Travel insurance -- that is, coverage for trip cancellation or delay, accident or medical expenses while traveling, loss of personal effects, etc. -- offers tremendous value to travelers. Agents have long recognized the importance of offering travel insurance to their customers, especially those taking that "once in a lifetime" vacation. And travel insurance not only provides value for the customer, it's also a great source of revenue for travel agents.
Several years ago it became clear that the current travel insurance regulatory system was broken, and ASTA, working closely with the U.S. Travel Insurance Association (USTIA), started to actively seek a remedy.
The problem with the current system is twofold.
First, many states treat travel agents as something they are not: professional insurance agents. Unlike your typical auto insurance or homeowner's agent, travel agents make only a small portion of their overall income from insurance. A travel agent's main motivation is to offer a true value-added service and to do what they can to ensure that their clients are protected in case an unforeseen event disrupts their trip.
Unfortunately, state regulations are geared for more traditional insurance products, and each state has its own regime for regulating insurance. For agents offering travel insurance, this can mean a lot of regulatory inconsistency. For example:
- Some states issue licenses to agents or agencies; some don't;
- Eleven states require fingerprinting for sellers located within the state.
- Three states require fingerprinting for nonresident sellers.
- Several states require training and testing.
- A few states require one person in the agency to be registered, while others require that every employee offering insurance be tested, fingerprinted and licensed.
Travel agents are not professional insurance agents, and it makes no sense for them to be regulated as such. Travel agents do not "sell" travel insurance and do not hold themselves out as insurance experts, risk assessors or anything of the sort.
An agent is more akin to a referral agent whose role is to bring the availability of insurance to clients' attention and provide a means by which clients can get more information and buy the service if desired.
Second, the travel distribution landscape has changed dramatically. The advent of the Internet and electronic ticketing has transformed the retailing of travel from a large network of firms doing business with a local clientele into a multistate business in which small firms all over the country sell to clients all over the country.
This increase in reach is not limited to the online travel agencies (Travelocity, Expedia, Orbitz, Priceline, etc.). The low cost of marketing penetration through the Internet has enabled travel agencies of all sizes and types to reach out to new markets, often markets very distant from their physical location. And in our increasingly mobile society, the move of a client from one jurisdiction to another no longer means the automatic loss of the client by the local agency.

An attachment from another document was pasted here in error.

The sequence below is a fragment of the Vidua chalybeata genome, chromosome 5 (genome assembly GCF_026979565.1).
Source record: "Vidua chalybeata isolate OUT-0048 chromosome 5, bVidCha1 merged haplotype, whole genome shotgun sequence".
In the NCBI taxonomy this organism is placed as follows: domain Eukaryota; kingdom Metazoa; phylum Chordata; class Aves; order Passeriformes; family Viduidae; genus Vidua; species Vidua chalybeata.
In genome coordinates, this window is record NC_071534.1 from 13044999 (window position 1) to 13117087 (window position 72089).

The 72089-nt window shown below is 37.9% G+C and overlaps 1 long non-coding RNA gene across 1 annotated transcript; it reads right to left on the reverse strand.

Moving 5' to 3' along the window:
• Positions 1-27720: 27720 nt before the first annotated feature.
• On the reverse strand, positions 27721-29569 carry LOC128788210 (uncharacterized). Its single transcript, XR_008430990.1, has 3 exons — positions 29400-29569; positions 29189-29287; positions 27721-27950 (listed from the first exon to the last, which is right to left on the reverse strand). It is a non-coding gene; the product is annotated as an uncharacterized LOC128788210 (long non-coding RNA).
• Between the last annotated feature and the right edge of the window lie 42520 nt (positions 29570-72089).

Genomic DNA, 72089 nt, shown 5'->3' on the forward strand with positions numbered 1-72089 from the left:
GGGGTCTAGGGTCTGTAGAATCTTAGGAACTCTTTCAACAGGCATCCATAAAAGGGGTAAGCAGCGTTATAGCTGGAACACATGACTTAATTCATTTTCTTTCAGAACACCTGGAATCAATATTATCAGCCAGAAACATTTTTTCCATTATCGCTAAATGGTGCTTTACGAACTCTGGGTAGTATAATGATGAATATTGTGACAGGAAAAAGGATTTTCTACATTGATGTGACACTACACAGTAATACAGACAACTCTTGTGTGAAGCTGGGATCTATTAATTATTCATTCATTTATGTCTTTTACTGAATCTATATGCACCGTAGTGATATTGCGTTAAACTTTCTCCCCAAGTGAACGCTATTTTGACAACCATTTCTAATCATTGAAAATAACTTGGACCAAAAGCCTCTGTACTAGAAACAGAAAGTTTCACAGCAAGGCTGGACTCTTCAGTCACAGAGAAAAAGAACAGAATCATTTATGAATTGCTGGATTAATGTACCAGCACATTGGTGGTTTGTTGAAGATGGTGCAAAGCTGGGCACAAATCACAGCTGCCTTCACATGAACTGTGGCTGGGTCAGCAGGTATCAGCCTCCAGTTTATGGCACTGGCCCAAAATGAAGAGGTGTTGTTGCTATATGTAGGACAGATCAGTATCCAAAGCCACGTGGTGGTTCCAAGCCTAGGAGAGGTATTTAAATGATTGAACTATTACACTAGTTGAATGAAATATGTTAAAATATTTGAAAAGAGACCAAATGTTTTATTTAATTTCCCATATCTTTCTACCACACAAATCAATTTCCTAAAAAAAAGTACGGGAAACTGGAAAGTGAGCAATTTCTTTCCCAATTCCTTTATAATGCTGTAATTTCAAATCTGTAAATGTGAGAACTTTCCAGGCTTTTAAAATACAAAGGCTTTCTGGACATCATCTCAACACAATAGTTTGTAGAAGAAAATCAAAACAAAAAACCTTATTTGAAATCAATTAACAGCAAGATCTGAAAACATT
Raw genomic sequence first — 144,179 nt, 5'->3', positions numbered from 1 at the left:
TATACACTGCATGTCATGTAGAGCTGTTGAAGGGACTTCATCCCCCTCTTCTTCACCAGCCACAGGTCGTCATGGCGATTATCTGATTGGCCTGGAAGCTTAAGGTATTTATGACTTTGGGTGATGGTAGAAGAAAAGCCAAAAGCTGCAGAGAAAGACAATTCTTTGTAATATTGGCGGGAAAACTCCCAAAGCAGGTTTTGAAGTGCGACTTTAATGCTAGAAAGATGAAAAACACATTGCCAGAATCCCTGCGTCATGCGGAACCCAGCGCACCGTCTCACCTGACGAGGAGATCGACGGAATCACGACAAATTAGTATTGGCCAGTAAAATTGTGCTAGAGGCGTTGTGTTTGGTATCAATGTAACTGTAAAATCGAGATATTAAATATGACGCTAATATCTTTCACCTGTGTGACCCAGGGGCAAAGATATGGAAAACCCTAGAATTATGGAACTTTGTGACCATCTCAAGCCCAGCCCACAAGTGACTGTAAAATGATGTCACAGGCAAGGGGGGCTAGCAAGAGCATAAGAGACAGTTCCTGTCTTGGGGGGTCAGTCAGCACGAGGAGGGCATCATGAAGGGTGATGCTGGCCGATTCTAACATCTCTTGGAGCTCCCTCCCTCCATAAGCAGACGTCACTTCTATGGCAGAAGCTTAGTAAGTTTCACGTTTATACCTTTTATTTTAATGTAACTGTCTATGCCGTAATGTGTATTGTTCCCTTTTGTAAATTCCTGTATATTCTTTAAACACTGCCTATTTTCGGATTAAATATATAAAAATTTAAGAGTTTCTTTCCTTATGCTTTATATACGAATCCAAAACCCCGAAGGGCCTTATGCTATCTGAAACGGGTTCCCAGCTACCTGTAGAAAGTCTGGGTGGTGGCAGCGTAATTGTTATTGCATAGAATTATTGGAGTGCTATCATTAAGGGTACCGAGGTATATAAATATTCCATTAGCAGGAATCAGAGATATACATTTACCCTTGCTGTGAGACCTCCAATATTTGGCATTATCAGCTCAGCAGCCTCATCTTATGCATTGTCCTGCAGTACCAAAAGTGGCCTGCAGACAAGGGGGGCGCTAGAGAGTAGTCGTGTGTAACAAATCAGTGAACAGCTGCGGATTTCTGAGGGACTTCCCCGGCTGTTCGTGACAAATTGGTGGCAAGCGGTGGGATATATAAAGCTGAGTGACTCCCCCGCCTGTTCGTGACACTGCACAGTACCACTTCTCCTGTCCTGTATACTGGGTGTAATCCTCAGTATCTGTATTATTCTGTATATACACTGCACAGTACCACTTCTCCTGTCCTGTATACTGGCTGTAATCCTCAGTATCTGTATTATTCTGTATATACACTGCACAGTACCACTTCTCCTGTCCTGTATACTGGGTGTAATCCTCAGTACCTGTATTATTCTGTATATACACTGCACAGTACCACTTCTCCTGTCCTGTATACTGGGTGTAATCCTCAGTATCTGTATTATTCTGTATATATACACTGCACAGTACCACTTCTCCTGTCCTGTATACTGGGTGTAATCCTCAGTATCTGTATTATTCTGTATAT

These trends are to be welcomed, but they become a problem when states require travel agents to obtain out-of-state licenses to offer travel insurance.
While some states don't actively enforce out-of-state compliance, some, like New York and Washington, do. We estimate that it could cost almost $41,000 and take six months for an average-size agency to be fully compliant in every state under the current system. That's an unacceptable status quo.
Yet, changing state regulations, in some cases laws, in all 50 states is not a simple proposition.
Despite this, ASTA and the USTIA have had some remarkable success.
In 2010, we were able to persuade the National Association of Insurance Commissioners (NAIC) and the National Conference of Insurance Legislators (NCOIL) to create a set of travel insurance standards for all states to follow. (Click on the image, left, for a larger view of a map of travel insurance regulation rules across the country.)
That, we've learned, was the easy part.
While the states' insurance commissioners agreed to the standard, every state has its own process for putting the standards into place. Some require a regulatory fix, which the insurance commissioner can pursue on his or her own. Other states require a change to the law.
Kansas is an example of the former. Examples of the latter are Kentucky, Florida and Minnesota, which recently enacted the new standard with the help of a strong grassroots push by ASTA members, all without a single "no" vote in the legislatures. (A bill to put the standard into place is also pending in California; agents should click here to weigh in offering support.)
State adoption of the new standard is also complicated by the fact that not only do regulators tend to be reluctant to give up any of their powers, but eliminating travel agency insurance licensing also eliminates revenue -- no small consideration in these austere times.
As we push forward with our allies on this issue, we view this campaign as a "win-win-win" for agents, insurance providers and consumers alike. Setting common standards provides a solution to the regulatory morass that makes it difficult for travel agencies, especially those that are small businesses, to participate in the travel insurance marketplace.
Travel insurance deregulation is one of many issues ASTA is working on that will have an immediate and tangible impact on both your bottom line and how you run your business. And it is another reminder of why it is crucial to have a strong and united travel agency industry supporting ASTA in our work.
Once the NAIC/NCOIL standard is in place across the country, agents will be able to focus on what they do best: selling travel.
Eben Peck is ASTA's vice president for government affairs. Contact him at [email protected].